Jan 29, 2020

Why Trump's Middle East peace plan already matters

Israeli Prime Minister Benjamin Netanyahu claps as President Trump announces his Middle East peace plan

Trump and Netanyahu announce the peace plan at the White House Tuesday. Photo: Sarah Silbiger/Getty Images

President Trump is nowhere near a deal on Middle East peace, but his long-awaited plan has immediate and dramatic implications for the reality on the ground.

Driving the news: The White House gave Israeli Prime Minister Benjamin Netanyahu a green light to immediately annex about 30% of the West Bank, a step every previous U.S. administration vehemently opposed. Netanyahu plans to act on that opportunity as soon as Sunday.

Our thought bubble: If Israel does annex the Jordan Valley, it will entrench Israel’s control and fundamentally change the equation for any future negotiations.

  • Green-lighting annexations is an even more dramatic step from Trump than moving the U.S. embassy to Jerusalem or recognizing Israeli sovereignty over the Golan Heights.
  • It could also ultimately be the least reversible of those steps. Once annexation happens, it’s hard to reverse.

For Netanyahu, this could be the biggest moment in a political career that has been remarkable for its longevity but not for landmark accomplishments.

  • He stood alongside Trump during the announcement — just hours after surrendering immunity from three corruption indictments, and one month before an election that could bring his political career to an end.
  • Annexing the Jordan Valley could keep right-wing voters who’d considered backing Benny Gantz, his primary rival, in his corner. It would certainly be central to his legacy.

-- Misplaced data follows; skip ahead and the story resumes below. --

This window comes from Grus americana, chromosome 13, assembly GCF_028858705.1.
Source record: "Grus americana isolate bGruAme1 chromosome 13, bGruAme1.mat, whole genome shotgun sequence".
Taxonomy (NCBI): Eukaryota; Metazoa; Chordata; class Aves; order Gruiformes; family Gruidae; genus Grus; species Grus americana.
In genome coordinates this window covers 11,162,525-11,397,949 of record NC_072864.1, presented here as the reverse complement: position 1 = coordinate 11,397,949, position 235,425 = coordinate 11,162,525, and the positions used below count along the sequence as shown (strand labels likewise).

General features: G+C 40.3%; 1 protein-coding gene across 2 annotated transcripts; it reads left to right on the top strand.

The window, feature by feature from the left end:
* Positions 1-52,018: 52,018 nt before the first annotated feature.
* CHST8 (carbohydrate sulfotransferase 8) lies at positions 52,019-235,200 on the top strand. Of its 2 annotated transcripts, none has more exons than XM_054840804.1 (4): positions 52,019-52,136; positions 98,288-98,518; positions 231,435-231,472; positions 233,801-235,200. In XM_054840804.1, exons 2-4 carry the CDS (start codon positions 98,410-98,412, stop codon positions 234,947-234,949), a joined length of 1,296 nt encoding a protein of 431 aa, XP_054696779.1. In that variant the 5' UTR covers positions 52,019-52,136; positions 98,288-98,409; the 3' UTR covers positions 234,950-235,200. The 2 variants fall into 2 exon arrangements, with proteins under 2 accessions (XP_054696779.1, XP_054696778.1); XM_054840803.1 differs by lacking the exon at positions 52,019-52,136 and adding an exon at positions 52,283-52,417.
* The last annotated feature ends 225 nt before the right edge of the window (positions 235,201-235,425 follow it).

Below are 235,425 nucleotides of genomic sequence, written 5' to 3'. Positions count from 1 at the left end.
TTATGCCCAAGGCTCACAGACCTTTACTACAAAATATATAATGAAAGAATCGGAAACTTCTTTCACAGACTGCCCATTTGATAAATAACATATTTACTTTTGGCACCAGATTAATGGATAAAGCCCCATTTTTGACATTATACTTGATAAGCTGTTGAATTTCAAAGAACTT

For the Palestinians, who have boycotted this process, the full benefits of the plan would come far more slowly even if they were willing to go along with it.

  • The plan envisions a Palestinian state if a number of conditions are met over four years, but rejects a “right of return” for refugees and grants Israel control of nearly all of Jerusalem — not to mention much of the West Bank.
  • That’s a complete non-starter. “They turned down three previous plans that included 100% of the West Bank,” says David Makovsky, who worked on a previous initiative led by then-Secretary of State John Kerry.

What to watch: Arab states like the UAE and Egypt that had previously stood by the Palestinians on this issue have offered cautious support for Trump’s plan. Only Jordan, where most Palestinians reside, has expressed concern.

  • If the annexations go ahead, experts worry Jordan could pull out of a landmark peace treaty with Israel.
  • Makovsky says annexation could potentially rally the rest of the Arab world against the deal, and would certainly overshadow other parts of the deal he considers creative and constructive.
  • There are also concerns among Israeli defense officials that the opposition of the Palestinians could turn into an uprising in the territories.
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